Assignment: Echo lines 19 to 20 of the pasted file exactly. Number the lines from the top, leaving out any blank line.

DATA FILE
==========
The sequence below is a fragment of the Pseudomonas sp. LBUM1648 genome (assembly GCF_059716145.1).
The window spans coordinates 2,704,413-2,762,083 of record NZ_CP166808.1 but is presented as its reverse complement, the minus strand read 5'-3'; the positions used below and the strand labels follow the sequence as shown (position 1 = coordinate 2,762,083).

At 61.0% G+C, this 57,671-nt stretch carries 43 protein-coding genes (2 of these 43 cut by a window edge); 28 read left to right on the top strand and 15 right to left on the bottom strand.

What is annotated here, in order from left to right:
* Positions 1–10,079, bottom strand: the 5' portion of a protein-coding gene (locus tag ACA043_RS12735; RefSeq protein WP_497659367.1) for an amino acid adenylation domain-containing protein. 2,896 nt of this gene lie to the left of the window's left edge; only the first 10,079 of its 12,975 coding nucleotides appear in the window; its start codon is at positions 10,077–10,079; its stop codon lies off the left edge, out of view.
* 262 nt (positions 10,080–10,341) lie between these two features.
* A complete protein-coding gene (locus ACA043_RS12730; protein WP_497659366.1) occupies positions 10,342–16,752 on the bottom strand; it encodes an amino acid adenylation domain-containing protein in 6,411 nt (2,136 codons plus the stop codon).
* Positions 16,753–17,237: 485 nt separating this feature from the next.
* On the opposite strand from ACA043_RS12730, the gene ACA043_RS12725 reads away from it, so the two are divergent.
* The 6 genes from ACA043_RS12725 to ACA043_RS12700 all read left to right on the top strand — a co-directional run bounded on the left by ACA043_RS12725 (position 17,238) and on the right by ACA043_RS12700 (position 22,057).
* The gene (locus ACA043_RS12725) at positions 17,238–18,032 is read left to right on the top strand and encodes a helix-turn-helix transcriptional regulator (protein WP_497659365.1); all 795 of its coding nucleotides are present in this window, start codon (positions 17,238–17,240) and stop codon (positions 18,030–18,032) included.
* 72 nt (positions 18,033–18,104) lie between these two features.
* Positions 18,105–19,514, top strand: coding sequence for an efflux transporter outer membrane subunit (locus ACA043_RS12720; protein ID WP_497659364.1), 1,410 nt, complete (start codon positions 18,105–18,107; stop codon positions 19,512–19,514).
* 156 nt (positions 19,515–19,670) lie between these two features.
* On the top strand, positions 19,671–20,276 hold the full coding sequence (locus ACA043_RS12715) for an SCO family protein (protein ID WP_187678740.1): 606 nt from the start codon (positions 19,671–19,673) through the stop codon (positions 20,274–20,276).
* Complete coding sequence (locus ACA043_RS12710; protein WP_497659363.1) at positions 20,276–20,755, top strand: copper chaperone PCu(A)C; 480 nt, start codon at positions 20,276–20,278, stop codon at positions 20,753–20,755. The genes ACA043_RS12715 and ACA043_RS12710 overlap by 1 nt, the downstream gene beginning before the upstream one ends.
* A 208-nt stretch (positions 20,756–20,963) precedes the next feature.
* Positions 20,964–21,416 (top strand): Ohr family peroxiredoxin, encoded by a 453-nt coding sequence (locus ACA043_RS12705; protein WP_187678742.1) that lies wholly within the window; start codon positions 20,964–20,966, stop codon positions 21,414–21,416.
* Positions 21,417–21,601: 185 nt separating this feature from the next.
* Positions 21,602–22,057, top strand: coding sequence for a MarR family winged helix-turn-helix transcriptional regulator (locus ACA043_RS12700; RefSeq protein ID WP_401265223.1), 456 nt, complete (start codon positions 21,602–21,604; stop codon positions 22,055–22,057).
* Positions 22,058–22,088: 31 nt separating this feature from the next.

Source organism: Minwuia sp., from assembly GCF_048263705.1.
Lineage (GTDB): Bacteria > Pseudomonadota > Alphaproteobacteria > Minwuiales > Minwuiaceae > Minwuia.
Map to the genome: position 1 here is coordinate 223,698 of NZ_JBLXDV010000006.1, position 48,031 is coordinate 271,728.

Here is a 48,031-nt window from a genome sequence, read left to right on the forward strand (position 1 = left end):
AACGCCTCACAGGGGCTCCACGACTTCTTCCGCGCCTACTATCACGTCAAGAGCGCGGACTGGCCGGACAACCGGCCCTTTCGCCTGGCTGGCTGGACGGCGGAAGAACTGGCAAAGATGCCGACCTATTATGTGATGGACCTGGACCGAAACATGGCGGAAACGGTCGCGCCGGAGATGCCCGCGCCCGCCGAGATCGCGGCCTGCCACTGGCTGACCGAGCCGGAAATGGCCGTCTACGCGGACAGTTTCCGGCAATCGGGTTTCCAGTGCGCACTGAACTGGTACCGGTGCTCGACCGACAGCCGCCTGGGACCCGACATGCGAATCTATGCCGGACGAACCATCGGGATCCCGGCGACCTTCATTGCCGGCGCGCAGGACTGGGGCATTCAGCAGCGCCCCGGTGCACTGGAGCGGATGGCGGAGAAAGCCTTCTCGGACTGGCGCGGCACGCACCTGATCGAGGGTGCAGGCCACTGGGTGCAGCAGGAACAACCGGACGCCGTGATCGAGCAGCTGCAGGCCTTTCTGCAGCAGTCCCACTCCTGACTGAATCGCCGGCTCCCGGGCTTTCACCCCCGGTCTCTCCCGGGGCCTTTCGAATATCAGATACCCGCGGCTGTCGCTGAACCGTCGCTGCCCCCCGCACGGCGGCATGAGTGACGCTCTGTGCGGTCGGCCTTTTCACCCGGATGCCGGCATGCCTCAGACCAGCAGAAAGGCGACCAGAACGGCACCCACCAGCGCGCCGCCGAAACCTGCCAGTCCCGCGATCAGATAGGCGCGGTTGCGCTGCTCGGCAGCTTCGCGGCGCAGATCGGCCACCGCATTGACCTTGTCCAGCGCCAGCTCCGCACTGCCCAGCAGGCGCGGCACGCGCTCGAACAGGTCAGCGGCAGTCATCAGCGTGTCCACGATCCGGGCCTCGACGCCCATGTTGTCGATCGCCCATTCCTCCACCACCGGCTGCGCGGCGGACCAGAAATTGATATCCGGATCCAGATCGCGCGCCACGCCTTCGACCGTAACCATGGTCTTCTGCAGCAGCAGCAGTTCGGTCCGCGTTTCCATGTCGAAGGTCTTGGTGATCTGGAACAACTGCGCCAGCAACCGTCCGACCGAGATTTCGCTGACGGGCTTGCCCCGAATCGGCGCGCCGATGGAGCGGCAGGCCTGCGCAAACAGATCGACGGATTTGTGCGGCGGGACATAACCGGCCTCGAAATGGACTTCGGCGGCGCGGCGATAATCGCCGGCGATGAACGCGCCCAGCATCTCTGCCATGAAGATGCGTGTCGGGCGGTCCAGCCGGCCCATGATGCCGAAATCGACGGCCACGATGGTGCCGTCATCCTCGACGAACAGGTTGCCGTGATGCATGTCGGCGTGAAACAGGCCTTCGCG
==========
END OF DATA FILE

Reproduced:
* Positions 21,417–21,601: 185 nt separating this feature from the next.
* Positions 21,602–22,057, top strand: coding sequence for a MarR family winged helix-turn-helix transcriptional regulator (locus ACA043_RS12700; RefSeq protein ID WP_401265223.1), 456 nt, complete (start codon positions 21,602–21,604; stop codon positions 22,055–22,057).